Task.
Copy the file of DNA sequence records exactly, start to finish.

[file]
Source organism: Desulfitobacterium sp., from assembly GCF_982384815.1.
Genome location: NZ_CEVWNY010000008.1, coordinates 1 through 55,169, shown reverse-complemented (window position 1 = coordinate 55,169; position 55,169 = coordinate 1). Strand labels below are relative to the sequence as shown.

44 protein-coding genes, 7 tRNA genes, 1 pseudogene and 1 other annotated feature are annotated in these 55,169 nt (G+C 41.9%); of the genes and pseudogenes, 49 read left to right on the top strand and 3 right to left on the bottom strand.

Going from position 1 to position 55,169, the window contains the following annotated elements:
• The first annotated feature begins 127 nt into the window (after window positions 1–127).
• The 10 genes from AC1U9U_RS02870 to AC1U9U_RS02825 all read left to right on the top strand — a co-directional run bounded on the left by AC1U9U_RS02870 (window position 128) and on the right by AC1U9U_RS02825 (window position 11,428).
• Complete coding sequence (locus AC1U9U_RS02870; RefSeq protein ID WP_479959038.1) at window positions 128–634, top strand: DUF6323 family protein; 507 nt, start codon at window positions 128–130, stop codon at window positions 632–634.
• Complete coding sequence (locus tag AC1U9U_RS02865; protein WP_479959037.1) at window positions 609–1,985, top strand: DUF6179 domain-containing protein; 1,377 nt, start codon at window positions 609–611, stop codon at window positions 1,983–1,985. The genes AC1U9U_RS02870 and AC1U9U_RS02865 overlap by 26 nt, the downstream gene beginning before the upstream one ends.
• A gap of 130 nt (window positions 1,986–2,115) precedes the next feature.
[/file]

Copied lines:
Source organism: Desulfitobacterium sp., from assembly GCF_982384815.1.
Genome location: NZ_CEVWNY010000008.1, coordinates 1 through 55,169, shown reverse-complemented (window position 1 = coordinate 55,169; position 55,169 = coordinate 1). Strand labels below are relative to the sequence as shown.

44 protein-coding genes, 7 tRNA genes, 1 pseudogene and 1 other annotated feature are annotated in these 55,169 nt (G+C 41.9%); of the genes and pseudogenes, 49 read left to right on the top strand and 3 right to left on the bottom strand.

Going from position 1 to position 55,169, the window contains the following annotated elements:
• The first annotated feature begins 127 nt into the window (after window positions 1–127).
• The 10 genes from AC1U9U_RS02870 to AC1U9U_RS02825 all read left to right on the top strand — a co-directional run bounded on the left by AC1U9U_RS02870 (window position 128) and on the right by AC1U9U_RS02825 (window position 11,428).
• Complete coding sequence (locus AC1U9U_RS02870; RefSeq protein ID WP_479959038.1) at window positions 128–634, top strand: DUF6323 family protein; 507 nt, start codon at window positions 128–130, stop codon at window positions 632–634.
• Complete coding sequence (locus tag AC1U9U_RS02865; protein WP_479959037.1) at window positions 609–1,985, top strand: DUF6179 domain-containing protein; 1,377 nt, start codon at window positions 609–611, stop codon at window positions 1,983–1,985. The genes AC1U9U_RS02870 and AC1U9U_RS02865 overlap by 26 nt, the downstream gene beginning before the upstream one ends.
• A gap of 130 nt (window positions 1,986–2,115) precedes the next feature.